Malaysia's finance ministry insists that 1MDB would continue with its investments Reuters

Despite controversy engulfing the Malaysian government's investment fund 1Malaysia Development Berhad (1MDB), Kuala Lumpur says there are no plans to wind it up. The fund is under scrutiny due to allegations swirling around Prime Minister Najib Razak that he received nearly $700m from Saudi Arabia as a political donation deposited in his personal account, linked to the fund. Najib denies any wrongdoing.

There are several investigations under way in the US, Singapore and Hong Kong. The UK Serious Fraud Office also launched a money laundering inquiry in September 2015 and France is looking at claims Najib took kickbacks as part of a $1.2bn arms deal.

But the country's finance ministry said 1MDB would continue to invest in the energy sector. It would also fund a project to develop a financial district called the Tun Razak Exchange as well as Bandar Malaysia, which is another real estate development in Kuala Lumpur.

The country's finance ministry said in a statement on 15 March that 1MDB was a "long-term project to capitalise on international investments and expertise in projects with high multiplier value and innovation," the Star Online reported. 1MDB was set up in 2009 with the aim of making Kuala Lumpur a financial hub for the region.

Despite Najib's denial of wrongdoing, Malaysian media outlets reporting the story are finding themselves in the crosshairs of the government.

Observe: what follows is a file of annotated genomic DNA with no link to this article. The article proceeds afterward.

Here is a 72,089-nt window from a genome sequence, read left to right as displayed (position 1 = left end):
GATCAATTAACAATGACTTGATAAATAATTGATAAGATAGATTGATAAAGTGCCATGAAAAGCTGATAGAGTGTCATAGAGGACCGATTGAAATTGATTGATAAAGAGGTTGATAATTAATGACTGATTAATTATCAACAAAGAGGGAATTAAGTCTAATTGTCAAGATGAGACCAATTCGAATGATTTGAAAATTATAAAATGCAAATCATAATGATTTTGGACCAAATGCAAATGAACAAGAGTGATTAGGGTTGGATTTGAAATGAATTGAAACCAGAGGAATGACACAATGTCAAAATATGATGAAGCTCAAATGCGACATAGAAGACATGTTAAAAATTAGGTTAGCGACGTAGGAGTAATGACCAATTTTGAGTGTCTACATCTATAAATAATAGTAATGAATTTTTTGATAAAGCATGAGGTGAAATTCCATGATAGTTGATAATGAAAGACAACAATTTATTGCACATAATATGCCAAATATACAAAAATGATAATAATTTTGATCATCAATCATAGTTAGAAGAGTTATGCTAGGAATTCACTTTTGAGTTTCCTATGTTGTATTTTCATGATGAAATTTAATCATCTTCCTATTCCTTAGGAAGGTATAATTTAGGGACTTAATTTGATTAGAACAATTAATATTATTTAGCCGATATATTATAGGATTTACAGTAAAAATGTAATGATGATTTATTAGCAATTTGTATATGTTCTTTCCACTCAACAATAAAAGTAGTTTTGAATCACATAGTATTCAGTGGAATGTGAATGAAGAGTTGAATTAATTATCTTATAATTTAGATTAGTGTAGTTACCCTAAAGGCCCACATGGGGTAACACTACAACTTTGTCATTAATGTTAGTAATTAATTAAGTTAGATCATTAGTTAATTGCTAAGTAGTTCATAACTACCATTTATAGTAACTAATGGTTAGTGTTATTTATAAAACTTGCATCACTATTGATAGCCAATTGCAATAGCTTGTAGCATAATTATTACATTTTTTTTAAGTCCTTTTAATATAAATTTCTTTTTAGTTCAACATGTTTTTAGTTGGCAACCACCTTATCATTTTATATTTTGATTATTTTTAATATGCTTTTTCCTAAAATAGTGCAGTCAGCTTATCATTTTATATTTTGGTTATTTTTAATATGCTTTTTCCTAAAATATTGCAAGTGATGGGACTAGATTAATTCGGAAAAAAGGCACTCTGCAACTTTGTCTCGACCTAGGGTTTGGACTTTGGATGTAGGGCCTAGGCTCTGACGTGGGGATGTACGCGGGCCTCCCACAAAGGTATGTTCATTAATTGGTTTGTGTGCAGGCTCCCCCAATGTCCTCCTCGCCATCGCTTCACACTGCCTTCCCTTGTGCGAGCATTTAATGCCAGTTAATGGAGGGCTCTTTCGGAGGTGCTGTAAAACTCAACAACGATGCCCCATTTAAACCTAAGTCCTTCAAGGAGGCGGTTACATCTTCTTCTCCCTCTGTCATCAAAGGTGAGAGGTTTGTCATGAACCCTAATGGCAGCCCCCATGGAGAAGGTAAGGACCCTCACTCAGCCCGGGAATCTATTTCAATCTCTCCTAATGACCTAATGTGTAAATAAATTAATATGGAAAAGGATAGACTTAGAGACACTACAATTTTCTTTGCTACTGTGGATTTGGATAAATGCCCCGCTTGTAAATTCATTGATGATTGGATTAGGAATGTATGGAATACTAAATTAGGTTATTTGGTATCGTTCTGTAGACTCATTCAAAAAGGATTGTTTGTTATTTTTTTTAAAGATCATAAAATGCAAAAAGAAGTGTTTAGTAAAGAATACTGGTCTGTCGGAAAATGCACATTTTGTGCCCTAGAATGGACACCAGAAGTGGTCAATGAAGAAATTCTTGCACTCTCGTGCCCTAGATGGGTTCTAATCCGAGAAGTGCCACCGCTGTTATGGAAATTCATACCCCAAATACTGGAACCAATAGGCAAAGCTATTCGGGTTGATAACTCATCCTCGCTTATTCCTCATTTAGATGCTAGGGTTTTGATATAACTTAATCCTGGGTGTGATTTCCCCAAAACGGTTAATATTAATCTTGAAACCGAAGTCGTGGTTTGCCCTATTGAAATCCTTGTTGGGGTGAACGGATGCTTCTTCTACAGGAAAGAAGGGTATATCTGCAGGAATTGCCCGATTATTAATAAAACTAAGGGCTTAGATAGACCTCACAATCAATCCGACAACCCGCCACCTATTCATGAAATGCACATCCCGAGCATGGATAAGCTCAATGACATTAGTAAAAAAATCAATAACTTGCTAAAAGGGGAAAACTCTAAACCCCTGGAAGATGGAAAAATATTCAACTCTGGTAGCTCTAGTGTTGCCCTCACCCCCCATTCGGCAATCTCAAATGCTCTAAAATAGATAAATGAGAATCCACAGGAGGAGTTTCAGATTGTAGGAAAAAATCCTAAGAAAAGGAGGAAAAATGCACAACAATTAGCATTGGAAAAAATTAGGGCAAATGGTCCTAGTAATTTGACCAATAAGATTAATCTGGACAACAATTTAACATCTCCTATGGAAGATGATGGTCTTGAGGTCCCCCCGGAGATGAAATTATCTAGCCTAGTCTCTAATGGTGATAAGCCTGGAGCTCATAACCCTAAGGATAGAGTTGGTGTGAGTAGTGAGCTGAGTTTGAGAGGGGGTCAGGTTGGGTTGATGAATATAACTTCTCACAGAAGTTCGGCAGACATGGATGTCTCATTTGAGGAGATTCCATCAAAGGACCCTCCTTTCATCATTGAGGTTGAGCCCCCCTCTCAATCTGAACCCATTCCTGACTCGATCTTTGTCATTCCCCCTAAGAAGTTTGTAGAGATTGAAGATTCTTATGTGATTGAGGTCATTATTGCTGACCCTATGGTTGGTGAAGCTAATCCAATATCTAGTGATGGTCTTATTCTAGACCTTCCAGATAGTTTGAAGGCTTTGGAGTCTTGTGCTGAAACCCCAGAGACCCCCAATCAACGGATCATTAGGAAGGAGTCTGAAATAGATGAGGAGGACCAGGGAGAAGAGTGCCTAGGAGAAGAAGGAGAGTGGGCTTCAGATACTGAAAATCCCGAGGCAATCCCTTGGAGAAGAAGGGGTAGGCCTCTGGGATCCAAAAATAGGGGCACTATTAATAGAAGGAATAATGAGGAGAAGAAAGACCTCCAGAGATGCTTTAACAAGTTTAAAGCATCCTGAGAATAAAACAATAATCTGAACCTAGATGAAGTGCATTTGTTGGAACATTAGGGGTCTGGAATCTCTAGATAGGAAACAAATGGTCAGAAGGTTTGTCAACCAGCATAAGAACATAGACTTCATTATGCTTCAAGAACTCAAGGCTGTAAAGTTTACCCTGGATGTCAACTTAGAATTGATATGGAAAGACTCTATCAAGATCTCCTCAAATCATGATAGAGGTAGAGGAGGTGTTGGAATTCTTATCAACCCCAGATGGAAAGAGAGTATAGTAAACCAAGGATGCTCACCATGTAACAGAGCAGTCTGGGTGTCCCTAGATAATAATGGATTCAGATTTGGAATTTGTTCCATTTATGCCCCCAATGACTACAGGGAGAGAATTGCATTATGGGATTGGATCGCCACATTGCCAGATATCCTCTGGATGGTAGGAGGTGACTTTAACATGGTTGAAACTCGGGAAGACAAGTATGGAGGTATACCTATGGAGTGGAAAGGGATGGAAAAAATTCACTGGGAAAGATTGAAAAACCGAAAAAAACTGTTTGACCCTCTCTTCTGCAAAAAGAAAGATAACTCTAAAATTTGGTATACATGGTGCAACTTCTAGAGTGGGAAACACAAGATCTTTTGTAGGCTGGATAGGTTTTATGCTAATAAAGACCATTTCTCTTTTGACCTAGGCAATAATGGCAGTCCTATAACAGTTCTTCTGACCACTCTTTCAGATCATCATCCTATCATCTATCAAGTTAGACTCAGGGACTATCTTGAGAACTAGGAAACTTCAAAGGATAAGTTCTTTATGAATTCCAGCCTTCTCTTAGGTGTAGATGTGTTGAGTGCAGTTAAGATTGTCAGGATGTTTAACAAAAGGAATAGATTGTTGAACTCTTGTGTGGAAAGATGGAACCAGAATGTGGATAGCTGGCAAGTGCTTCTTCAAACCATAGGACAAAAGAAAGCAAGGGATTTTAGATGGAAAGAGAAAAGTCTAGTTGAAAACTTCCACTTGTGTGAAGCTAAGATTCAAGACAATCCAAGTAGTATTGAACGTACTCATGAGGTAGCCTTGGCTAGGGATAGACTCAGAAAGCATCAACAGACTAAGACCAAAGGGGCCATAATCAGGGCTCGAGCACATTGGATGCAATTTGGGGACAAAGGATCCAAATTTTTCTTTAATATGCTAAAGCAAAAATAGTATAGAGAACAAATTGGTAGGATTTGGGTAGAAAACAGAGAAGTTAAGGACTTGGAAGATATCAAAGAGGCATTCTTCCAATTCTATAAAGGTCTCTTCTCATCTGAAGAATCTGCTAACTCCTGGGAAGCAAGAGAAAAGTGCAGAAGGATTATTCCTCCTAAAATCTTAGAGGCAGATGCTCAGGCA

Najib Razak
Malaysia's Prime Minister Najib Razak coming under further pressure as net tightens in 1MDB scandal REUTERS/Olivia Harris

On 14 March, Malaysian authorities deported reporter Linton Besser and camera operator Louie Eroglu, both working for Australia's ABC news, after they tried to question the prime minister about the millions of dollars in his personal accounts.

Najib did not respond and his security officials surrounded the two and questioned them. Besser and Eroglu were permitted to leave but were detained after they returned to their hotel, ABC said.

Earlier in March, the news site the Malaysian Insider was shut down "for commercial reasons" after it was blocked following its critical coverage of the scandal-hit fund.

On 19 March, Malaysia's top legal body, the Malaysian Bar will debate a motion calling for the country's public prosecutor Mohamed Apandi Ali to step down following his decisions involving the prime minister and 1MDB.

Meanwhile, an official in Malaysia's Public Accounts Committee (PAC) told IBTimes UK that authorities were close to uncovering the scandal surrounding the fund. He said: "The full and complete truth behind 1MDB will be exposed and we are getting closer to that."